I would have loved to start my Ox-Cart Man series about the products I’ve made for the Vermont Sheep and Wool Festival in October by talking about making the yarn, as I feel that the yarn is the heart of my wool enterprise this year.
I dropped my fiber off in late May, but I”m not expecting a call to collect my yarn for another month or so. But….not all of the yarn wound up at the mill. I took the fleeces that I didn’t sell on Ravelry to the fiber mill. Initially, Michael accepted them, but when I went back to the mill a few weeks later with wool from Jake and Priscilla’s sheep, Michael had looked through the fiber more carefully and sent it back with me for more picking and skirting. It felt like getting a C on a test I’d studied hard for! Some areas of each fleece were just too dirty or too full of Vegetable Matter (VM). The backs of the lambs, in particular, had large amounts of VM where larger sheep had dribbled it. This is my fault – because I had more sheep with the same amount of feeder space, I filled the feeder higher than I should have and the sheep were able to sprinkle hay on each other’s backs. The coats they are wearing this year should improve things, as well as an increase in feeder space.
But what to do with the already-dirty fleece? I decided I’d take it on. I separated it into two categories: Dirt-dirty and hay-dirty. The wool with lots of dirt and oil got washed in the tub at 140 degrees and came out all clean and beautiful. I set it out to dry in the sun, and then used my mother’s drum carder to make beautiful fleece batts for handspinners. The wool that was full of hay, however, required a bit more work. I combed the dirt out of each lock by hand using a single wool card. I got through watching a lot of Battlestar Galactica as I was hand-combing wool!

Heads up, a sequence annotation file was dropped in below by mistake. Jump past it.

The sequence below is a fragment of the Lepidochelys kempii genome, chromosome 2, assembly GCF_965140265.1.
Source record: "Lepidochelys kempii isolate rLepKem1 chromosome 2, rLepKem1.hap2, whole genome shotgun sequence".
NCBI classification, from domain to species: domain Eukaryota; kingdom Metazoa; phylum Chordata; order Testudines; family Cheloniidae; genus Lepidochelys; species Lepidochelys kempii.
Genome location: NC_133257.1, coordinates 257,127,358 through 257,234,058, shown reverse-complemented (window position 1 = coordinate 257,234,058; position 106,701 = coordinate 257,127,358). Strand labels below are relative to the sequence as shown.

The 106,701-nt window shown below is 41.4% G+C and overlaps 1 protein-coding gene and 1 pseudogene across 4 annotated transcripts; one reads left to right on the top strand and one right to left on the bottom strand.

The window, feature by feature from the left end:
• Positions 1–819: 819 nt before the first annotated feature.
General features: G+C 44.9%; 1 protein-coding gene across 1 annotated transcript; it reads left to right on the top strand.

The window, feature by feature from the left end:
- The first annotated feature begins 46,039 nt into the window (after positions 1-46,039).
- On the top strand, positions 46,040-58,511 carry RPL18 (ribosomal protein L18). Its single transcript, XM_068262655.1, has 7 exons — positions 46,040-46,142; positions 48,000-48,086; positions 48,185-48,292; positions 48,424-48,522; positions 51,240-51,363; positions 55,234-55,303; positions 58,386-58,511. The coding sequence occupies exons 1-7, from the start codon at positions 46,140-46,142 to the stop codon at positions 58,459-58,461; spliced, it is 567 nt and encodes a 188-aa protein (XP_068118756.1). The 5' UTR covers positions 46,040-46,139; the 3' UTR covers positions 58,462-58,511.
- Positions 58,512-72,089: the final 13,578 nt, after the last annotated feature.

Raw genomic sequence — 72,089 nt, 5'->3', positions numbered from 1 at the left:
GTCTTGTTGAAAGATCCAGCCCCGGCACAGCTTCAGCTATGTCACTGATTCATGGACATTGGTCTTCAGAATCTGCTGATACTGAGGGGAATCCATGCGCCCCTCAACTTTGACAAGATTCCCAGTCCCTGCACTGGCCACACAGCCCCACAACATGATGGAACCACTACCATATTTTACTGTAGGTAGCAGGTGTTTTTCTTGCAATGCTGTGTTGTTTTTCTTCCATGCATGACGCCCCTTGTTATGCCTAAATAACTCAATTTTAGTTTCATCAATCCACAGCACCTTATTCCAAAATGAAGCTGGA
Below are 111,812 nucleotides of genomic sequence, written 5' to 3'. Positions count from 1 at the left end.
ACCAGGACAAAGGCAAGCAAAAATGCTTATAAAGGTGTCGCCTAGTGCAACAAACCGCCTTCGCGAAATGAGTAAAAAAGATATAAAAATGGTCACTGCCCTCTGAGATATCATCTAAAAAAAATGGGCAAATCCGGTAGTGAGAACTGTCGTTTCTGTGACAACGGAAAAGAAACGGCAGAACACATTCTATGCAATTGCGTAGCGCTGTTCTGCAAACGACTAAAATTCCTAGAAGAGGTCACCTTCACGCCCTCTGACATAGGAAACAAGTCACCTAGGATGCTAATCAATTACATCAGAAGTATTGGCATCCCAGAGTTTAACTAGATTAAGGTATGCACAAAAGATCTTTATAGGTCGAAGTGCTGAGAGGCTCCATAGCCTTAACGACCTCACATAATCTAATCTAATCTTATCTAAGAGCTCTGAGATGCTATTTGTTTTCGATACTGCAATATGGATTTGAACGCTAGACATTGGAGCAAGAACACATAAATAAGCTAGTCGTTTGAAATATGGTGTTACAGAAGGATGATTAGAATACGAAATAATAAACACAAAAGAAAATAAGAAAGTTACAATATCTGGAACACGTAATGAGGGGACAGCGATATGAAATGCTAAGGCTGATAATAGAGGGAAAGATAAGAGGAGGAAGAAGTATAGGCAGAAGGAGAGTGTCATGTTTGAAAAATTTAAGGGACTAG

Doing so much wool-work by hand benefited me in two ways. First, I am my own best quality-control director, and I’m proud of how well the wool came out. Spinners will find hardly any nepps (little areas of short fiber where the fiber was torn) and very low levels of VM except when noted. Second, thoroughly brushing each fleece taught me a great deal about my individual sheep. Bonnie has shorter wool than I’d like, but the fleece is consistent throughout with a nice crimp. Esther’s fleece was probably the dirtiest, but once I cleaned it the rich brown/black color really showed through. So beautiful! Ida has an attractive fleece, but it is not consistent, with the wool on her rear end being fairly coarse. I will be sure to note this to buyers of her fleece in the future, and I’ll be pickier with her offspring.
3-5 oz bags of hand-carded wool will be available at the Vermont Sheep and Wool Festival on October 4th and 5th. If you are interested in some of this fiber before that time, please feel free to contact me!